Last week, I dealt with the sad occurrence of my father-in-law’s passing. The funeral brought together people from throughout the country because in addition to his job, his passion was coaching young swimmers, many of whom attribute their success to tenets they learned from him. For 40 years, despite few financial resources and subpar facilities, he churned out national champions year after year, earning him a National Swim Coach of the Year title. His protégés conjure up words like “strength,” “tapping potential,” “determination,” “outworking the competition,” and “fight” to describe what this man taught them.
I can’t help but think of these words when I consider a potential Microsoft-Yahoo merger. I don’t think the merger would be a positive thing for our industry. So I’m glad Yahoo rejected the offer, following my late father-in-law’s teachings. It needs to survive and thrive on its own.
Other than money, Microsoft has little to offer Yahoo. Besides than Internet Explorer, crammed down users’ throats as it tromped another innovative company, Netscape, has Microsoft brought any real leading Internet solutions to the marketplace? Does anyone consider Microsoft a powerhouse content company? Does it possess any real user loyalty? No. For the past decade, Microsoft has been in catch-up mode. Even when it tries to be innovative on the Net, it seems to fail miserably.
Our Yahoo rep has been the same person for over five years, while MSN offered us a series of reps who appear poorly trained in their own tools and not to be given much internal support. MSN’s clunky back-ends don’t further enamor us.
There were also valid concerns about CPM rate hikes. MSN already makes buying into its content either harder to facilitate or more expensive than Yahoo does. In our experience, mergers typically lead to cost increases.
What can Yahoo do to survive without Microsoft’s money? I’ve conjured up some ideas that have probably already been considered, but I’ll put them out there nonetheless:
- Adopt an iTunes-type micropayment model. Yahoo has so much content and so many features users have grown dependent on. Why not charge either a nominal amount per use or a subscription fee to access more customized features (Yahoo Finance, Yahoo Games, Yahoo Mobile)? Sure, many people will abandon Yahoo as soon as it begins charging for this content, but for the sake of ease or out of preference, others will accept the payment and stick with Yahoo.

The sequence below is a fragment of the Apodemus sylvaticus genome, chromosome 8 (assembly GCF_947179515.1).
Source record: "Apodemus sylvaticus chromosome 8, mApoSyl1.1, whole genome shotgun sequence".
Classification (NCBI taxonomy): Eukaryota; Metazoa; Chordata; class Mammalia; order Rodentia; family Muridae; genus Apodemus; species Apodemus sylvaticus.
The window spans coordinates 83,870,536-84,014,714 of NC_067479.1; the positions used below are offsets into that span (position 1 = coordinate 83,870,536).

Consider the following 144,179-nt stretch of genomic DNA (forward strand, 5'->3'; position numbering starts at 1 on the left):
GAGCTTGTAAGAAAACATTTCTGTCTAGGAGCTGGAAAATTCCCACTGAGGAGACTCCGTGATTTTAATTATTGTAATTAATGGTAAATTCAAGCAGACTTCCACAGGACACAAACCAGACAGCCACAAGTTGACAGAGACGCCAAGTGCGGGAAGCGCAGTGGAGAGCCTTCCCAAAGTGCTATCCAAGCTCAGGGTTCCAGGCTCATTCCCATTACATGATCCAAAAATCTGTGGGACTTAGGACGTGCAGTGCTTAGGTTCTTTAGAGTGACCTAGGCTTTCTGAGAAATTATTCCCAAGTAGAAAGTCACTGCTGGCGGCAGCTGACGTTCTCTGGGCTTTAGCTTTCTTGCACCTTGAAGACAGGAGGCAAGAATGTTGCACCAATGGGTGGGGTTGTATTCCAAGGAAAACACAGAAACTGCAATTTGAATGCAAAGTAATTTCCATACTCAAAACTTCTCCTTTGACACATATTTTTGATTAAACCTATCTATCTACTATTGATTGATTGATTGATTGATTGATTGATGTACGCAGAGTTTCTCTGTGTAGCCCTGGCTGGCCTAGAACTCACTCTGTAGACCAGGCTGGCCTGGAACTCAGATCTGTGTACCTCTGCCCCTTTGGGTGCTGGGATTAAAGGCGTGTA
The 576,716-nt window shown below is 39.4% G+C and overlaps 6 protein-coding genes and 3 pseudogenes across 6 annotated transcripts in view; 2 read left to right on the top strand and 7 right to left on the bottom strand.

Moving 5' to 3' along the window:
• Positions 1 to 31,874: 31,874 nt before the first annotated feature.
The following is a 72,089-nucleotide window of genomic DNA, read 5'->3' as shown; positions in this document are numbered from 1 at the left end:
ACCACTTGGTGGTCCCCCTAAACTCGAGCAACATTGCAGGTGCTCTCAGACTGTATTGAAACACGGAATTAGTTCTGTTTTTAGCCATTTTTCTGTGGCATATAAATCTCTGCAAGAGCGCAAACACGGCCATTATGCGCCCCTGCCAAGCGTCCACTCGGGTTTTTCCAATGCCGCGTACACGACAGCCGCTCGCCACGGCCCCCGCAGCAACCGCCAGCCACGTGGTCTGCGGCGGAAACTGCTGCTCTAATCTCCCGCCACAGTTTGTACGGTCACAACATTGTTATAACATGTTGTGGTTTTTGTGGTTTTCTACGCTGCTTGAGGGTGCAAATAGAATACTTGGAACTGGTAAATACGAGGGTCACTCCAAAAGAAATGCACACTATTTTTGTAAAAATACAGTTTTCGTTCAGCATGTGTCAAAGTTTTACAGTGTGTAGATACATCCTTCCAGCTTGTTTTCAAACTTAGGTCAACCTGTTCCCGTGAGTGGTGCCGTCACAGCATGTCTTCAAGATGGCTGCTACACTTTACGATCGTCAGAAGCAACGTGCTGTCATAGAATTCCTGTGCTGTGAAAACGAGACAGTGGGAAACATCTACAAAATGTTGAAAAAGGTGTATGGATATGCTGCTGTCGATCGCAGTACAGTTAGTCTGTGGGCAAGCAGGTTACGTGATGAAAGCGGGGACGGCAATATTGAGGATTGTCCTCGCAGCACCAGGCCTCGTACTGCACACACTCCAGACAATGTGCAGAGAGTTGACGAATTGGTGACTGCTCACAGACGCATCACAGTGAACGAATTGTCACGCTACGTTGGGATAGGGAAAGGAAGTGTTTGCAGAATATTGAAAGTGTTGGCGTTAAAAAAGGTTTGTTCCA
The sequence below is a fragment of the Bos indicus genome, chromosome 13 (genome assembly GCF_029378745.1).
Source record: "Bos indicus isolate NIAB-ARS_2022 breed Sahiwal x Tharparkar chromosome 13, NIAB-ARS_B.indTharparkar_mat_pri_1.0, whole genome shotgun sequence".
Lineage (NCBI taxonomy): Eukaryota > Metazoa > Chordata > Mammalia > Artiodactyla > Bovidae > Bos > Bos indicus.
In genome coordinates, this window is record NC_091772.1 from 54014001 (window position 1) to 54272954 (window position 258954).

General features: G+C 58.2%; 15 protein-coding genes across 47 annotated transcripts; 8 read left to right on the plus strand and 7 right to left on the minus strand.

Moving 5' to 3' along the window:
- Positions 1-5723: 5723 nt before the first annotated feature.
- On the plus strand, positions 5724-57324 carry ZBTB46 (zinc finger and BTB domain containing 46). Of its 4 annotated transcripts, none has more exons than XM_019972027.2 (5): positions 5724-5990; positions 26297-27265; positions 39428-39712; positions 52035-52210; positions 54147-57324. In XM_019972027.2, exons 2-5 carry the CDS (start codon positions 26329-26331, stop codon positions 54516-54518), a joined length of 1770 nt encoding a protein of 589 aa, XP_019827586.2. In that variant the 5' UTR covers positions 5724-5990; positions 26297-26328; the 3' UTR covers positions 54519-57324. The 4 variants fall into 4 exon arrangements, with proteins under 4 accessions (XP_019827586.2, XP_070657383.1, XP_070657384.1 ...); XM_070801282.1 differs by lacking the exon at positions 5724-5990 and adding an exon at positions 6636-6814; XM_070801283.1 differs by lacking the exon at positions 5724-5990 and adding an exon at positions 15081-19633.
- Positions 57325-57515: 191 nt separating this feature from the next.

- License the registration and targeting technology. Yahoo has done a good job of building a registered user base and an even better job of targeting and serving ads by fusing different aspects of user profiles with Yahoo content according to advertisers’ needs. Other than AOL, with an ever-dwindling user base, no portal or site has such deep, rich ability.
- Offer a business suite. I know so many business users who regularly utilize Yahoo’s collaborative tools, such as Yahoo IM, Yahoo Calendar, and Yahoo Mail. Although Yahoo now competes with Google in this arena, neither has made a concerted effort to offer upgrades, such as security overlays, Web conferencing, or project management tools that might appeal to a heavy business user. Our agency already pays subscription fees for several of these types of services. We’re so accustomed to using Yahoo tools, we’d gladly pay to keep them alive rather than lose them (or have them convert to a Microsoft product).
- Offer viable advertising solutions to reach B2B (define) segments. Yahoo has been so consumer-focused that, other than nominal offerings for small businesses and Yahoo Search Marketing, it’s all but ignored this largely untapped market. There are very few viable means to reach strictly B2B audiences, and no one does it very well, probably because no one has really developed any real critical mass (sorry, Business.com). There’s money waiting to be spent — if only the right venue existed!
Over $44 billion is a lot of money to refuse. Kudos to Yahoo for doing so!
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